If you have a colonoscopy scheduled in the near future, then you are likely extremely concerned about the preparation you must go through before the procedure. Proper preparation before the colonoscopy is important so that your doctor can see polyps and potentially cancerous growths across the colon and lower intestinal tract. This means that your digestive tract will need to be cleared of all matter before the colonoscopy procedure begins. You will be provided with a laxative solution to drink that will flush your system. You should understand that this process will be much easier for you if there is less waste in your system to be flushed out. While your doctor will give you some basic instructions on sticking to clear liquids for a period of time before your procedure, there are some other things that should be done to help reduce preparation discomfort.
Stop Eating Meat
The foods you eat take some time to digest, and the amount of time it takes for food to travel from your mouth to your colon is referred to as bowel transit time. During digestion, your stomach allows enzymes and mucus to mix with your foods. The food is broken up and moved to the small intestine. The tissues in this part of the digestive tract absorb vitamins, minerals, and fatty acids. The food then moves to the large intestines where amino acids are absorbed. Since meat is made up mostly of amino acids, the majority of the digestion process takes place at the end of the digestive tract. This prolongs the process. In fact, it can take up to 72 hours for red meat to digest fully.
Since meat takes so long to digest and will stay in your intestinal tract for several days, stop eating meat for three to five days before your colonoscopy procedure. This way, you can make sure that you are not flushing partially digested meat out of your intestines during the preparation.
While you should avoid eating meat, your body still needs protein, especially after the colonoscopy procedure. Some slight cell damage can occur as the colonoscopy scope is moved up the colon. Protein will help with the rebuilding of new cells. This means that you should try to eat small amounts of easily digested proteins for a few days before your colonoscopy and afterwards as well. A few of these foods include eggs, nuts, seeds, quinoa, tofu, and yogurt.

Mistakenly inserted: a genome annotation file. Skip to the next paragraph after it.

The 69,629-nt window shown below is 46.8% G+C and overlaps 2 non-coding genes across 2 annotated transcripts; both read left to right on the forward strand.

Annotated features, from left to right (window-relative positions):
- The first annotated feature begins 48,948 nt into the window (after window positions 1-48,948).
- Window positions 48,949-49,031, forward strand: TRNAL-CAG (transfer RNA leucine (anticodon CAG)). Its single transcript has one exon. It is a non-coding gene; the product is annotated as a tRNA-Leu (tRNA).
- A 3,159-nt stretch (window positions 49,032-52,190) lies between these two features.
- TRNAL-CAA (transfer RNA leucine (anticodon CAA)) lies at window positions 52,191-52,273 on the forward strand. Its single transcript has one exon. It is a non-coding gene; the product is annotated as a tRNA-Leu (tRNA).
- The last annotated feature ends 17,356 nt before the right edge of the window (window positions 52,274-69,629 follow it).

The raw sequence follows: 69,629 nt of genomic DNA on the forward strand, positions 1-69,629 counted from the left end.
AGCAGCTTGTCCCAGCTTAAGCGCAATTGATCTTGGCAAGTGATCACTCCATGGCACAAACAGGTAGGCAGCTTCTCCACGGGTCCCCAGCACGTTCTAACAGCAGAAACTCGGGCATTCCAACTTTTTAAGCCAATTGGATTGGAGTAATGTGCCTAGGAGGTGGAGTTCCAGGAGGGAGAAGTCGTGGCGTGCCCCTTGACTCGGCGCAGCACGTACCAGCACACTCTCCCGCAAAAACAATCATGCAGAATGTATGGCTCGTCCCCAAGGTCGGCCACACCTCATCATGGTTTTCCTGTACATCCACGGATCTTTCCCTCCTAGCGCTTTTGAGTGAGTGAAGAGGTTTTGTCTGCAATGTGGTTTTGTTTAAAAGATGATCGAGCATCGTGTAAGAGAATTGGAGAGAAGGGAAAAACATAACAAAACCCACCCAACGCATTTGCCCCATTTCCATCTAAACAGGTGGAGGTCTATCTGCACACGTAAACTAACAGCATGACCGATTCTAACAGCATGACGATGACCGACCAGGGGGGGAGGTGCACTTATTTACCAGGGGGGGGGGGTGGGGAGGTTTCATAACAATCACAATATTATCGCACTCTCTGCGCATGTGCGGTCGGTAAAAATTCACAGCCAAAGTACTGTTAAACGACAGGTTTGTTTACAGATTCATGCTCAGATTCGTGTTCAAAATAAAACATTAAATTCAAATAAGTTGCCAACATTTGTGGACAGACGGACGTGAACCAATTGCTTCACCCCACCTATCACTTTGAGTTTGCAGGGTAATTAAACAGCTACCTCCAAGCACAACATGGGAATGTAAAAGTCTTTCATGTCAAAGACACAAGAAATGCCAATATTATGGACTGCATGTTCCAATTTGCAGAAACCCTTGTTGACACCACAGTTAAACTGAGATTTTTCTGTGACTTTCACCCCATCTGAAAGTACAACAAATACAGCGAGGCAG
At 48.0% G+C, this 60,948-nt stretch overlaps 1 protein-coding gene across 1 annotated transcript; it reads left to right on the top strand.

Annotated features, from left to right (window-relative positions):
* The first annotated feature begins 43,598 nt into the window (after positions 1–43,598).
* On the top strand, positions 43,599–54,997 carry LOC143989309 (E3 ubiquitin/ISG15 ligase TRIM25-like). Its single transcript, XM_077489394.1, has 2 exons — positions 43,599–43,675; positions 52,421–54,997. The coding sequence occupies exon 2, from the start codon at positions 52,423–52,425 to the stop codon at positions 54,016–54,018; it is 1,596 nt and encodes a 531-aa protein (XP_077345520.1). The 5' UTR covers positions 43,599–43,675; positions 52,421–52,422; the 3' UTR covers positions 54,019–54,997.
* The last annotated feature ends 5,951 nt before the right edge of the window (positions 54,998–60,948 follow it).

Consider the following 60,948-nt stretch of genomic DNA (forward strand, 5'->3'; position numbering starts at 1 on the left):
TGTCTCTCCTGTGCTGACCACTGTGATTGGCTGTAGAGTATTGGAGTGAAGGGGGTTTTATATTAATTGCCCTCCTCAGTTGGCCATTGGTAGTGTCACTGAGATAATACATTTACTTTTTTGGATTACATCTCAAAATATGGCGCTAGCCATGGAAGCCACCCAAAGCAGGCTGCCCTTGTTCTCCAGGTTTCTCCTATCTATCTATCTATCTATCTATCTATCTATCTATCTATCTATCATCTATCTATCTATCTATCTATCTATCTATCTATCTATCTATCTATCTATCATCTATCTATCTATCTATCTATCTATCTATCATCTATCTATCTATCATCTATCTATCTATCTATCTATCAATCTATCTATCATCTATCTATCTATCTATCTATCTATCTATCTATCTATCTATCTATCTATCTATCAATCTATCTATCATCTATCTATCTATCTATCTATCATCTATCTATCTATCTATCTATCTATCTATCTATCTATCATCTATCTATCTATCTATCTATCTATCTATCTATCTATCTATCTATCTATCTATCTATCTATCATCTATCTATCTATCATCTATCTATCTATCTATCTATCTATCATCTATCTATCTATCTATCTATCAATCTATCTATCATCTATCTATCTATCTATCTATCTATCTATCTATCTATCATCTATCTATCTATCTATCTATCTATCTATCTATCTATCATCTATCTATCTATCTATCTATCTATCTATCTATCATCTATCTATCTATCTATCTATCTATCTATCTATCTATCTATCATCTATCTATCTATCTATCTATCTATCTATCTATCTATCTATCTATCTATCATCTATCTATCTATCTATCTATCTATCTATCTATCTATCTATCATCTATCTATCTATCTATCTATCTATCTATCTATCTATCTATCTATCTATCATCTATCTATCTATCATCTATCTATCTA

Stay Away From Certain Medications
Your doctor will likely inform you that you should stay away from medications that can cause bleeding leading up to your colonoscopy. Generally, you will need to stop taking blood thinner medications like heparin and warfarin. You may also need to adjust insulin levels for a few days if you are a diabetic. This is the case since you will be following a clear liquid diet that is sugar-free and you will not need as much insulin to control sugar levels in your bloodstream.
Along with stopping blood thinners and changing insulin levels, you should stop taking medications that can cause constipation before you start preparing for your colonoscopy. Pain killers will often cause this issue, especially if they are narcotic-based medications. A few examples of these prescriptions include hydrocodone, oxycodone, tramadol, morphine, and fentanyl. If you take one of these medications, then speak with your physician about using an alternative before your colonoscopy.
If you cannot stop or change medication that causes bouts of constipation, then ask your physician for an additional dose of colon cleanse fluid. Taking an extra dose will help to ensure that the colon is flushed before your colonoscopy. If it is not, then your doctor may not see a clear enough image and another test may need to be scheduled.
For more information about preparing for this procedure, contact a company like Northwest Gastroenterology Associates.